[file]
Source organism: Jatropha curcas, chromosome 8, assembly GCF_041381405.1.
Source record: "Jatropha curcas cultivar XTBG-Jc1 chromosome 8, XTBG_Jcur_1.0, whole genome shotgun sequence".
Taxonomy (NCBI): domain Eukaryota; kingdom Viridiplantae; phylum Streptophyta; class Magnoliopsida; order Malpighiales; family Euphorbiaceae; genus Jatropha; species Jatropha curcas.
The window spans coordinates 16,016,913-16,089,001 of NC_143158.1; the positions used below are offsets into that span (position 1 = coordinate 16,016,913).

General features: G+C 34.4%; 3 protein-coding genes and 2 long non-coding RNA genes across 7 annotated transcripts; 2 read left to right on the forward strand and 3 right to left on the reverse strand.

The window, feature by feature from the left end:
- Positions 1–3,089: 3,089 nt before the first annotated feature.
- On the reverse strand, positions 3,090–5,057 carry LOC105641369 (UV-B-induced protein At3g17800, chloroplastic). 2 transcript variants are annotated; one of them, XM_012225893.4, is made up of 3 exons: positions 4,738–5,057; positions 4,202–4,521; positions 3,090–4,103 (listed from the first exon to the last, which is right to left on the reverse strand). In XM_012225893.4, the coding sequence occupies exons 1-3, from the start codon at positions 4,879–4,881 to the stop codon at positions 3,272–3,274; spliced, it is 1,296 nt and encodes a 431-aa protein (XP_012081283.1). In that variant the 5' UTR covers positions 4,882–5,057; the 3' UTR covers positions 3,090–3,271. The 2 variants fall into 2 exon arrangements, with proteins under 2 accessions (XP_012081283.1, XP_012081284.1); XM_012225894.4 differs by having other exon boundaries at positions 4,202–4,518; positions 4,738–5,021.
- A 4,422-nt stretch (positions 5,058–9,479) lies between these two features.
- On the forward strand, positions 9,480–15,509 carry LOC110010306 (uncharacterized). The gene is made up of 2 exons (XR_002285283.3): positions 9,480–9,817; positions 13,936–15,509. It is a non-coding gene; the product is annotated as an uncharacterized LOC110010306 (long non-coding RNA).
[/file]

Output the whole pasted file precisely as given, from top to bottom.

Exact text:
Source organism: Jatropha curcas, chromosome 8, assembly GCF_041381405.1.
Source record: "Jatropha curcas cultivar XTBG-Jc1 chromosome 8, XTBG_Jcur_1.0, whole genome shotgun sequence".
Taxonomy (NCBI): domain Eukaryota; kingdom Viridiplantae; phylum Streptophyta; class Magnoliopsida; order Malpighiales; family Euphorbiaceae; genus Jatropha; species Jatropha curcas.
The window spans coordinates 16,016,913-16,089,001 of NC_143158.1; the positions used below are offsets into that span (position 1 = coordinate 16,016,913).

General features: G+C 34.4%; 3 protein-coding genes and 2 long non-coding RNA genes across 7 annotated transcripts; 2 read left to right on the forward strand and 3 right to left on the reverse strand.

The window, feature by feature from the left end:
- Positions 1–3,089: 3,089 nt before the first annotated feature.
- On the reverse strand, positions 3,090–5,057 carry LOC105641369 (UV-B-induced protein At3g17800, chloroplastic). 2 transcript variants are annotated; one of them, XM_012225893.4, is made up of 3 exons: positions 4,738–5,057; positions 4,202–4,521; positions 3,090–4,103 (listed from the first exon to the last, which is right to left on the reverse strand). In XM_012225893.4, the coding sequence occupies exons 1-3, from the start codon at positions 4,879–4,881 to the stop codon at positions 3,272–3,274; spliced, it is 1,296 nt and encodes a 431-aa protein (XP_012081283.1). In that variant the 5' UTR covers positions 4,882–5,057; the 3' UTR covers positions 3,090–3,271. The 2 variants fall into 2 exon arrangements, with proteins under 2 accessions (XP_012081283.1, XP_012081284.1); XM_012225894.4 differs by having other exon boundaries at positions 4,202–4,518; positions 4,738–5,021.
- A 4,422-nt stretch (positions 5,058–9,479) lies between these two features.
- On the forward strand, positions 9,480–15,509 carry LOC110010306 (uncharacterized). The gene is made up of 2 exons (XR_002285283.3): positions 9,480–9,817; positions 13,936–15,509. It is a non-coding gene; the product is annotated as an uncharacterized LOC110010306 (long non-coding RNA).